• Racial profiling entered other actions of law enforcement as well, as Sheriff Arpaio treated citizen suspicions of dark people and those who spoke Spanish as sufficient grounds for action, without evidence of actual criminal activity. It was enough that citizens reported individuals with 'dark skin' congregating, or, in one case, that employees spoke Spanish at a McDonald's. Reports of this nature were marked as "Intelligence" by Mr. Arpaio and became grounds for action.
  • Abuse and discriminatory practices against inmates of the jail who did not operate with sufficient fluency in English.
  • Failure to obey commands given in English, though this failure did not constitute a threat or active refusal to obey on the part of the inmate, were punished with solitary confinement or lockdown.
  • Lockdown cuts off an entire pod of inmates from visitors, the canteen, tv, the phone, and inmate programs, and can last up to 72 hours. This removal of privileges from the whole group to punish a prisoner for failing to understand an order given in a language he/she does not speak, or speaks with insufficient fluency, made that inmate, the 'cause' of the lockdown, subject to retaliation and punishment from other inmates.
  • Detention officers could, and did, refuse to accept forms in Spanish when the inmate lacked fluency in English. When they did accept forms in Spanish, they delayed action in order to punish the inmate for failing to use English.
  • These forms included tank orders, through which inmates communicate their need for basic daily services.
  • Grievance forms were included, so that it was a prerequisite for reporting abuse that one know English well enough to properly fill out the form.
  • In at least one case, a detention officer refused a request for clean sheets relayed through an interpreter, insisting the inmate needing the sheets must make the request herself in English.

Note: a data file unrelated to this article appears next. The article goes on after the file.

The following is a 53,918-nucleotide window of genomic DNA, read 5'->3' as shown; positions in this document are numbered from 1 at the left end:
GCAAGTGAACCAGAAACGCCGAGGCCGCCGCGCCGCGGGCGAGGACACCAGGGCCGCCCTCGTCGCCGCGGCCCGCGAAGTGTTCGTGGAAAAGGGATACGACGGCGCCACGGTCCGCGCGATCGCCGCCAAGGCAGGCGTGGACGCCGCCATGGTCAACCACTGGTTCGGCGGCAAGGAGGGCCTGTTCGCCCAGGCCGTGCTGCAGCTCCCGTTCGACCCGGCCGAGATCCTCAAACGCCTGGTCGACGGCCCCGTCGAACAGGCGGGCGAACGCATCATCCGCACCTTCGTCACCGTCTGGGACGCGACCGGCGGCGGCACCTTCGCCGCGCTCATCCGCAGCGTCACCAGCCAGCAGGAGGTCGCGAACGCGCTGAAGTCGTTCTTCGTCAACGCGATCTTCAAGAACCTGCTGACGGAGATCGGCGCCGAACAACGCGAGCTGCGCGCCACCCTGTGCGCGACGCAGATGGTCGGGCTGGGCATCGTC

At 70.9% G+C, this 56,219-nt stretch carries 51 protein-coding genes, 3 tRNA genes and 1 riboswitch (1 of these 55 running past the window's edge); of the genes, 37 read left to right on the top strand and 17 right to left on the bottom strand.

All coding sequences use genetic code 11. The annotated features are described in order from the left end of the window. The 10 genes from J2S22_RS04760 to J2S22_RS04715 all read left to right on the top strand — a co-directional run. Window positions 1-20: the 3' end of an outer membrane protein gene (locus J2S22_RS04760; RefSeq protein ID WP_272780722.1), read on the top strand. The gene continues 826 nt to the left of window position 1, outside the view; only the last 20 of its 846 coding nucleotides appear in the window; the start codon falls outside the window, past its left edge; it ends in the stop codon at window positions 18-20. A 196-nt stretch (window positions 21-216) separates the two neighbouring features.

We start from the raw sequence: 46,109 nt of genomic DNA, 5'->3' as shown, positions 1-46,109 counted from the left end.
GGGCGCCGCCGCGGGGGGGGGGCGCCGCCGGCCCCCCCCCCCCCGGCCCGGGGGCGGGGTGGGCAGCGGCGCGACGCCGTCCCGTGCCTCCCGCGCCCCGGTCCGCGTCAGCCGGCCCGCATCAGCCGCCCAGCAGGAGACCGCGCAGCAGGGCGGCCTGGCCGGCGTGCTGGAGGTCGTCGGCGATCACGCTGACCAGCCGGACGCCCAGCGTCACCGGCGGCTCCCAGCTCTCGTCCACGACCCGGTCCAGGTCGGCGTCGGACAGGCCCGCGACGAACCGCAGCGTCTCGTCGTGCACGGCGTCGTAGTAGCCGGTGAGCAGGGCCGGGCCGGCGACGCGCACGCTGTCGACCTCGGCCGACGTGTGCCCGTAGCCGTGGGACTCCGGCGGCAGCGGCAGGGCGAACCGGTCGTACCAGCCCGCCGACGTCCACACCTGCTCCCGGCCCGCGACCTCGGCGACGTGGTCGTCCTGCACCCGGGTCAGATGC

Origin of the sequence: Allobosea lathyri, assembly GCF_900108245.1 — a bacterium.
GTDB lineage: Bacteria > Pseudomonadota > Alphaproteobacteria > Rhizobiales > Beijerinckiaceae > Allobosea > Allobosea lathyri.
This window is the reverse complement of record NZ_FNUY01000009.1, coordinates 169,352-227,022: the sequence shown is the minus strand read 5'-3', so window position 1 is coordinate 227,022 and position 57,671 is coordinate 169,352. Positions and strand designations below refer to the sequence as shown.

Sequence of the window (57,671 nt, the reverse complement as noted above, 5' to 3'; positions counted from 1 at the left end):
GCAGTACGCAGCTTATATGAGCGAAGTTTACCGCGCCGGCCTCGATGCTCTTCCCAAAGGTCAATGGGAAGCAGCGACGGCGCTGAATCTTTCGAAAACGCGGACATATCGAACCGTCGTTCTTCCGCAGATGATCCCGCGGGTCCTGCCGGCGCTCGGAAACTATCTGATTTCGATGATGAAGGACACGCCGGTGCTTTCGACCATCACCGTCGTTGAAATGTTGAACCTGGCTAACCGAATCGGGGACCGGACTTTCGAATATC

• LEP (Limited English Proficiency) inmates were coerced into signing voluntary return forms, thus denying themselves basic rights regarding removal from the country, by MCSO officers without language assistance. They were made to sign documents they could not read that affected their rights under the constitution and statute.
  • Programs and services within the jail were announced in English only, limiting access to these programs and services to LEP inmates. These programs included trusteeships, which grant privileges to particular inmates, and community service programs that shortened jail time.
  • Problems at the jail had been noted before in August 1995, when unconstitutional conditions were found to exist regarding the use of excessive force and "deliberate indifference to inmates' serious medical needs". The federal government and the MCSO came to an agreement regarding these violations in October 1997, but apparently this agreement did not have a long lasting impact, as the system that fostered the abuses continued to run.
  • The MCSO's focus on immigration enforcement has been governed by a policy that makes being Latino sufficient grounds for targeting and arrest. In Maricopa County, a dark person is illegal until they can prove otherwise, and even then they might be faking their legality.
  • According to a member of Arpaio's unit focusing on the interdiction of human smugglers, it has a 'hit rate' (catches what it is supposedly designed to interdict) between 10 and 15% of the time. The rest of the time it has pulled over Latinos who might have committed a traffic violation.
  • The MCSO has acted to intimidate those citizens who criticize his policies and actions.
  • Members of Maricopa Citizens for Safety and Accountability (MCSA) were arrested at two public meetings of the County Board of Supervisors in December 2008 for criminal trespass and disorderly conduct when they attempted to express their opposition to MCSO activities. None were convicted, and on July 6, 2010, Maricopa county and the MCSO reached a settlement with the MCSA in a lawsuit alleging wrongful arrest, malicious prosecution, and civil rights violations.